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Resources tagged with Creating and manipulating expressions and formulae similar to Golden Eggs:

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Broad Topics > Algebraic expressions, equations and formulae > Creating and manipulating expressions and formulae

Age 14 to 16 Challenge Level:

Kyle and his teacher disagree about his test score - who is right?

Interactive Number Patterns

Age 14 to 16 Challenge Level:

How good are you at finding the formula for a number pattern ?

Always Two

Age 14 to 18 Challenge Level:

Find all the triples of numbers a, b, c such that each one of them plus the product of the other two is always 2.

Look Before You Leap

Age 16 to 18 Challenge Level:

Relate these algebraic expressions to geometrical diagrams.

Polynomial Relations

Age 16 to 18 Challenge Level:

Given any two polynomials in a single variable it is always possible to eliminate the variable and obtain a formula showing the relationship between the two polynomials. Try this one.

AMGM

Age 14 to 16 Challenge Level:

Can you use the diagram to prove the AM-GM inequality?

Unit Interval

Age 14 to 18 Challenge Level:

Take any two numbers between 0 and 1. Prove that the sum of the numbers is always less than one plus their product?

Mechanical Integration

Age 16 to 18 Challenge Level:

To find the integral of a polynomial, evaluate it at some special points and add multiples of these values.

Binomial

Age 16 to 18 Challenge Level:

By considering powers of (1+x), show that the sum of the squares of the binomial coefficients from 0 to n is 2nCn

Leonardo's Problem

Age 14 to 18 Challenge Level:

A, B & C own a half, a third and a sixth of a coin collection. Each grab some coins, return some, then share equally what they had put back, finishing with their own share. How rich are they?

Janine's Conjecture

Age 14 to 16 Challenge Level:

Janine noticed, while studying some cube numbers, that if you take three consecutive whole numbers and multiply them together and then add the middle number of the three, you get the middle number. . . .

Never Prime

Age 14 to 16 Challenge Level:

If a two digit number has its digits reversed and the smaller of the two numbers is subtracted from the larger, prove the difference can never be prime.

DOTS Division

Age 14 to 16 Challenge Level:

Take any pair of two digit numbers x=ab and y=cd where, without loss of generality, ab > cd . Form two 4 digit numbers r=abcd and s=cdab and calculate: {r^2 - s^2} /{x^2 - y^2}.

Age 16 to 18 Challenge Level:

Find all positive integers a and b for which the two equations: x^2-ax+b = 0 and x^2-bx+a = 0 both have positive integer solutions.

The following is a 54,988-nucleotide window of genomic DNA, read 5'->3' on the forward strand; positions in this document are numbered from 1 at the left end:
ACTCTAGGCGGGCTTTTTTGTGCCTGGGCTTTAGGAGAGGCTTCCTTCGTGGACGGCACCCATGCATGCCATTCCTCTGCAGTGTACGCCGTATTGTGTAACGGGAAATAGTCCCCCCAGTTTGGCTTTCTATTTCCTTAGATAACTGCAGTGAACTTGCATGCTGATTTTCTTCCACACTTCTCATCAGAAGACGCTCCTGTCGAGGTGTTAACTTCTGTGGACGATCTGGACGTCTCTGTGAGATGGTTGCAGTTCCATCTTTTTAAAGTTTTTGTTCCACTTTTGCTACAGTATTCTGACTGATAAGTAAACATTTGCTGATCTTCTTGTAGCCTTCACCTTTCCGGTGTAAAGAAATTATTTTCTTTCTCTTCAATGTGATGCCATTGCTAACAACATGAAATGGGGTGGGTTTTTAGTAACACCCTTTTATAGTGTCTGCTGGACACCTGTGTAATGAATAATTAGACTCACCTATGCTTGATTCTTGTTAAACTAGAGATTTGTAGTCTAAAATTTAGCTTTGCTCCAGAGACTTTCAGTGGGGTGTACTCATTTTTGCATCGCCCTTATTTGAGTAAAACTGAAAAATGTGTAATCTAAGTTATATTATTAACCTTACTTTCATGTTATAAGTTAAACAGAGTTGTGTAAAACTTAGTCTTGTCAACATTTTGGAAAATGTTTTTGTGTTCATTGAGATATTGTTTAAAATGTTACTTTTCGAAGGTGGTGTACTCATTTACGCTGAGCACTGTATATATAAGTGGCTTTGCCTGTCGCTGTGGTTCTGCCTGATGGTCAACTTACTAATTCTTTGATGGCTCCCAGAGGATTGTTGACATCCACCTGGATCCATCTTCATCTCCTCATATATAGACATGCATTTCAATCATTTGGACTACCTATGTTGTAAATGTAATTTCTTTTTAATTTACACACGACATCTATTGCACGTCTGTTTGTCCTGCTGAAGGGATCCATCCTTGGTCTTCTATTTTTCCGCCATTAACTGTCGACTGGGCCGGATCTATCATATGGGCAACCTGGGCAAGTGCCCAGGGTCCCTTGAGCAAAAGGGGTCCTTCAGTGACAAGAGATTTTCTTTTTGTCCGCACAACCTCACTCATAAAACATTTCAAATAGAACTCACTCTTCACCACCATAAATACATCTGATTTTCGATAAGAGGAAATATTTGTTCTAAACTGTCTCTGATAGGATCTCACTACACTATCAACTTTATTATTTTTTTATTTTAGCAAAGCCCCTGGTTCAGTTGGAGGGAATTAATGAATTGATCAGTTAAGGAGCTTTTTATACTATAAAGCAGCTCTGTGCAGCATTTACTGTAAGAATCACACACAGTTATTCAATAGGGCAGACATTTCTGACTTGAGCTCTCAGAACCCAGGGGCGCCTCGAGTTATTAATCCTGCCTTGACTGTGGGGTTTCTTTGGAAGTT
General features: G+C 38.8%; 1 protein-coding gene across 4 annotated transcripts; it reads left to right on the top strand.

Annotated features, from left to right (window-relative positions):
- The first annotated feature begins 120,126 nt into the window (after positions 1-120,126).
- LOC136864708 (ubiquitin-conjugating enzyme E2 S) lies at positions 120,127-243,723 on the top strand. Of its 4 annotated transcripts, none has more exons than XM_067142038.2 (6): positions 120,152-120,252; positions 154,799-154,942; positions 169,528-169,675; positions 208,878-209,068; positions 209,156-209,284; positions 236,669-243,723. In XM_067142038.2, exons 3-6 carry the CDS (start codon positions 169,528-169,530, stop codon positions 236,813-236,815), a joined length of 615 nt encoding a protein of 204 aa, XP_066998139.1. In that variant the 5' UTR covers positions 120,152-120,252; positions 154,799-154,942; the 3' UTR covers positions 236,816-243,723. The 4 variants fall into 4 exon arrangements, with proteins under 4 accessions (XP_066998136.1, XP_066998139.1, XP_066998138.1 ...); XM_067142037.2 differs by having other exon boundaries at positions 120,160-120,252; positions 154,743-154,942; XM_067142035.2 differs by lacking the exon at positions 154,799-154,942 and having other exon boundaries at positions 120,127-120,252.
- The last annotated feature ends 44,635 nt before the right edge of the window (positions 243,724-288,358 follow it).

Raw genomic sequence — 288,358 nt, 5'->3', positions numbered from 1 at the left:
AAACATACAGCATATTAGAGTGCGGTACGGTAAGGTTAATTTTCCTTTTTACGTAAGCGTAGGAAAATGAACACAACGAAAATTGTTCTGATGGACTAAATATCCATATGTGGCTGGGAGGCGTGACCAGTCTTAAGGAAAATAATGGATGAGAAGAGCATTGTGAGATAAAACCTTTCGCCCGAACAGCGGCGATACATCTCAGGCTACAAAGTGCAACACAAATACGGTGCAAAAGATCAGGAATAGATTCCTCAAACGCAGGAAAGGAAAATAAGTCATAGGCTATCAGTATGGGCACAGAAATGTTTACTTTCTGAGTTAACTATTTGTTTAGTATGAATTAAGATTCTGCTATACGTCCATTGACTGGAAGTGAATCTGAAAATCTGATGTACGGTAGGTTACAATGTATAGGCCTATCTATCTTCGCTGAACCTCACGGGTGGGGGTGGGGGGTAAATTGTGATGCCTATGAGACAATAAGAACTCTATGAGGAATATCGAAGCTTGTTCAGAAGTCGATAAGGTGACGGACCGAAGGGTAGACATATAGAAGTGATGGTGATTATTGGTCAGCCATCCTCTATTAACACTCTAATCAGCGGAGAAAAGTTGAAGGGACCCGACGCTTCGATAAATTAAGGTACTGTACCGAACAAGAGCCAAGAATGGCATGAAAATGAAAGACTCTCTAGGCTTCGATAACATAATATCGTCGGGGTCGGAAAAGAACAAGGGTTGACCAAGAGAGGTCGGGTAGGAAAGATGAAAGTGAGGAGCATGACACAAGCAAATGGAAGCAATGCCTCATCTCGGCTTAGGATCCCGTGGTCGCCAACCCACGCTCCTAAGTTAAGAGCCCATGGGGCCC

Diverging

Age 16 to 18 Challenge Level:

Show that for natural numbers x and y if x/y > 1 then x/y>(x+1)/(y+1}>1. Hence prove that the product for i=1 to n of [(2i)/(2i-1)] tends to infinity as n tends to infinity.

Pair Squares

Age 16 to 18 Challenge Level:

The sum of any two of the numbers 2, 34 and 47 is a perfect square. Choose three square numbers and find sets of three integers with this property. Generalise to four integers.

Diophantine N-tuples

Age 14 to 16 Challenge Level:

Can you explain why a sequence of operations always gives you perfect squares?

Multiplication Square

Age 14 to 16 Challenge Level:

Pick a square within a multiplication square and add the numbers on each diagonal. What do you notice?

Absurdity Again

Age 16 to 18 Challenge Level:

What is the value of the integers a and b where sqrt(8-4sqrt3) = sqrt a - sqrt b?

Archimedes and Numerical Roots

Age 14 to 16 Challenge Level:

The problem is how did Archimedes calculate the lengths of the sides of the polygons which needed him to be able to calculate square roots?

Perfectly Square

Age 14 to 16 Challenge Level:

The sums of the squares of three related numbers is also a perfect square - can you explain why?

And So on - and on -and On

Age 16 to 18 Challenge Level:

Can you find the value of this function involving algebraic fractions for x=2000?

How Many Solutions?

Age 16 to 18 Challenge Level:

Find all the solutions to the this equation.

Fibonacci Factors

Age 16 to 18 Challenge Level:

For which values of n is the Fibonacci number fn even? Which Fibonnaci numbers are divisible by 3?

Pythagoras Proofs

Age 14 to 16 Challenge Level:

Can you make sense of these three proofs of Pythagoras' Theorem?

Salinon

Age 14 to 16 Challenge Level:

This shape comprises four semi-circles. What is the relationship between the area of the shaded region and the area of the circle on AB as diameter?

Always Perfect

Age 14 to 16 Challenge Level: